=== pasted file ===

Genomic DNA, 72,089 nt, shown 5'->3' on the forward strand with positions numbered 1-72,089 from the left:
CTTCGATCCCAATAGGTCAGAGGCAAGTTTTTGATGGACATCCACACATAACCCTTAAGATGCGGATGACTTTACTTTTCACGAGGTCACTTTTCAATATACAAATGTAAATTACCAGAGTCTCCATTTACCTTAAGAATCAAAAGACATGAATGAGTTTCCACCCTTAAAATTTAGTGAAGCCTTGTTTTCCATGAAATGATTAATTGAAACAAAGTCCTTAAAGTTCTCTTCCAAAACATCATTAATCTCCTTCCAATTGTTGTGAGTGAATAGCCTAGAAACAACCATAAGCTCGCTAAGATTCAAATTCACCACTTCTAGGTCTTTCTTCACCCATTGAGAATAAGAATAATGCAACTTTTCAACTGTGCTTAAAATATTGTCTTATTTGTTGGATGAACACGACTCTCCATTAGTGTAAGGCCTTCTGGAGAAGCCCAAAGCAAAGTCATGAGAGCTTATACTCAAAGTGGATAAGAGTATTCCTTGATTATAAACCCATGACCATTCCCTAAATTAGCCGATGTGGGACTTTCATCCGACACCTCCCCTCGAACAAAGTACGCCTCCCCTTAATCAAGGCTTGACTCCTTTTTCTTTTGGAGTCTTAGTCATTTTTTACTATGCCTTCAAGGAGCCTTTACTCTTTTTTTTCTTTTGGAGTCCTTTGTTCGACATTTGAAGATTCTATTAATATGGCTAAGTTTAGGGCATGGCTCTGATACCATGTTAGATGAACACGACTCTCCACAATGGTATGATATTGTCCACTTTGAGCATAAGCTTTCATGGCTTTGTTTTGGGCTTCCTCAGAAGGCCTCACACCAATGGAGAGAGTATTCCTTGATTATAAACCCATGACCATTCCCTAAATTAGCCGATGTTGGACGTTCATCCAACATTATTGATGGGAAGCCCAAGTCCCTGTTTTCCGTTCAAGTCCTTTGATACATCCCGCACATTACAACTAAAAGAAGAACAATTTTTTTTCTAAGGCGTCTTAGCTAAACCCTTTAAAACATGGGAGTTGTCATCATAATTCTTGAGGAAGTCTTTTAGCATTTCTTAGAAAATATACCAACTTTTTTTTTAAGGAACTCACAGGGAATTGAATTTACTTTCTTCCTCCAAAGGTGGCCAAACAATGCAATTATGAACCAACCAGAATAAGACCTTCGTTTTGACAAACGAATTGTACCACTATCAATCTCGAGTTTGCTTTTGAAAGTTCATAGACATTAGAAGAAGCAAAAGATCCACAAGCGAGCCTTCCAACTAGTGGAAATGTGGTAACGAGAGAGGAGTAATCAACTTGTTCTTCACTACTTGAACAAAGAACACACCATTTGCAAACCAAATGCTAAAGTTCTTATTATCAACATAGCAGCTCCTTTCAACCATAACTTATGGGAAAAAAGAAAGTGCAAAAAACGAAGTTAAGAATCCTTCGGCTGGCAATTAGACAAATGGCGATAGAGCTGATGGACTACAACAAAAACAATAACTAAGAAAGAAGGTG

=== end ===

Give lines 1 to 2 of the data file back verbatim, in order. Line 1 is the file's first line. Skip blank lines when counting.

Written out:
Genomic DNA, 72,089 nt, shown 5'->3' on the forward strand with positions numbered 1-72,089 from the left:
CTTCGATCCCAATAGGTCAGAGGCAAGTTTTTGATGGACATCCACACATAACCCTTAAGATGCGGATGACTTTACTTTTCACGAGGTCACTTTTCAATATACAAATGTAAATTACCAGAGTCTCCATTTACCTTAAGAATCAAAAGACATGAATGAGTTTCCACCCTTAAAATTTAGTGAAGCCTTGTTTTCCATGAAATGATTAATTGAAACAAAGTCCTTAAAGTTCTCTTCCAAAACATCATTAATCTCCTTCCAATTGTTGTGAGTGAATAGCCTAGAAACAACCATAAGCTCGCTAAGATTCAAATTCACCACTTCTAGGTCTTTCTTCACCCATTGAGAATAAGAATAATGCAACTTTTCAACTGTGCTTAAAATATTGTCTTATTTGTTGGATGAACACGACTCTCCATTAGTGTAAGGCCTTCTGGAGAAGCCCAAAGCAAAGTCATGAGAGCTTATACTCAAAGTGGATAAGAGTATTCCTTGATTATAAACCCATGACCATTCCCTAAATTAGCCGATGTGGGACTTTCATCCGACACCTCCCCTCGAACAAAGTACGCCTCCCCTTAATCAAGGCTTGACTCCTTTTTCTTTTGGAGTCTTAGTCATTTTTTACTATGCCTTCAAGGAGCCTTTACTCTTTTTTTTCTTTTGGAGTCCTTTGTTCGACATTTGAAGATTCTATTAATATGGCTAAGTTTAGGGCATGGCTCTGATACCATGTTAGATGAACACGACTCTCCACAATGGTATGATATTGTCCACTTTGAGCATAAGCTTTCATGGCTTTGTTTTGGGCTTCCTCAGAAGGCCTCACACCAATGGAGAGAGTATTCCTTGATTATAAACCCATGACCATTCCCTAAATTAGCCGATGTTGGACGTTCATCCAACATTATTGATGGGAAGCCCAAGTCCCTGTTTTCCGTTCAAGTCCTTTGATACATCCCGCACATTACAACTAAAAGAAGAACAATTTTTTTTCTAAGGCGTCTTAGCTAAACCCTTTAAAACATGGGAGTTGTCATCATAATTCTTGAGGAAGTCTTTTAGCATTTCTTAGAAAATATACCAACTTTTTTTTTAAGGAACTCACAGGGAATTGAATTTACTTTCTTCCTCCAAAGGTGGCCAAACAATGCAATTATGAACCAACCAGAATAAGACCTTCGTTTTGACAAACGAATTGTACCACTATCAATCTCGAGTTTGCTTTTGAAAGTTCATAGACATTAGAAGAAGCAAAAGATCCACAAGCGAGCCTTCCAACTAGTGGAAATGTGGTAACGAGAGAGGAGTAATCAACTTGTTCTTCACTACTTGAACAAAGAACACACCATTTGCAAACCAAATGCTAAAGTTCTTATTATCAACATAGCAGCTCCTTTCAACCATAACTTATGGGAAAAAAGAAAGTGCAAAAAACGAAGTTAAGAATCCTTCGGCTGGCAATTAGACAAATGGCGATAGAGCTGATGGACTACAACAAAAACAATAACTAAGAAAGAAGGTG